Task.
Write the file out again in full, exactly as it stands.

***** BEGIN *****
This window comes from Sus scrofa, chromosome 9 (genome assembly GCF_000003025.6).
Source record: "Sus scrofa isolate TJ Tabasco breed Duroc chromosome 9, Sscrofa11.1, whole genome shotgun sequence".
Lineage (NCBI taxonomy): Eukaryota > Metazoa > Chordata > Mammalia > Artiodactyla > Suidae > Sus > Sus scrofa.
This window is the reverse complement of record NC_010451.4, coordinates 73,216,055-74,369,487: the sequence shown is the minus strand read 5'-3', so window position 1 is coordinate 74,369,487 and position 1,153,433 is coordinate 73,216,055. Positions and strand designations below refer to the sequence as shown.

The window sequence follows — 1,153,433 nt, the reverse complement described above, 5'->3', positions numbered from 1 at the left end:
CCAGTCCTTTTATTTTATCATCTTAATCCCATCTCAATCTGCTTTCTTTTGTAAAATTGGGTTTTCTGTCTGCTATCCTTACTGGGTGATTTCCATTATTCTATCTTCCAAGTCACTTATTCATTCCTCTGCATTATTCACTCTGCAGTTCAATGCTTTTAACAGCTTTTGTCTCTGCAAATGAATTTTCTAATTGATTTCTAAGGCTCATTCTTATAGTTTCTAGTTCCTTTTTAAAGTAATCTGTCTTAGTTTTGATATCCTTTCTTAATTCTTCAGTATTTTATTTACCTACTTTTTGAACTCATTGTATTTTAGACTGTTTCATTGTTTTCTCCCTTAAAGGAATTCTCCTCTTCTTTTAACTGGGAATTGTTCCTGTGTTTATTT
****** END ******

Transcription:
This window comes from Sus scrofa, chromosome 9 (genome assembly GCF_000003025.6).
Source record: "Sus scrofa isolate TJ Tabasco breed Duroc chromosome 9, Sscrofa11.1, whole genome shotgun sequence".
Lineage (NCBI taxonomy): Eukaryota > Metazoa > Chordata > Mammalia > Artiodactyla > Suidae > Sus > Sus scrofa.
This window is the reverse complement of record NC_010451.4, coordinates 73,216,055-74,369,487: the sequence shown is the minus strand read 5'-3', so window position 1 is coordinate 74,369,487 and position 1,153,433 is coordinate 73,216,055. Positions and strand designations below refer to the sequence as shown.

The window sequence follows — 1,153,433 nt, the reverse complement described above, 5'->3', positions numbered from 1 at the left end:
CCAGTCCTTTTATTTTATCATCTTAATCCCATCTCAATCTGCTTTCTTTTGTAAAATTGGGTTTTCTGTCTGCTATCCTTACTGGGTGATTTCCATTATTCTATCTTCCAAGTCACTTATTCATTCCTCTGCATTATTCACTCTGCAGTTCAATGCTTTTAACAGCTTTTGTCTCTGCAAATGAATTTTCTAATTGATTTCTAAGGCTCATTCTTATAGTTTCTAGTTCCTTTTTAAAGTAATCTGTCTTAGTTTTGATATCCTTTCTTAATTCTTCAGTATTTTATTTACCTACTTTTTGAACTCATTGTATTTTAGACTGTTTCATTGTTTTCTCCCTTAAAGGAATTCTCCTCTTCTTTTAACTGGGAATTGTTCCTGTGTTTATTT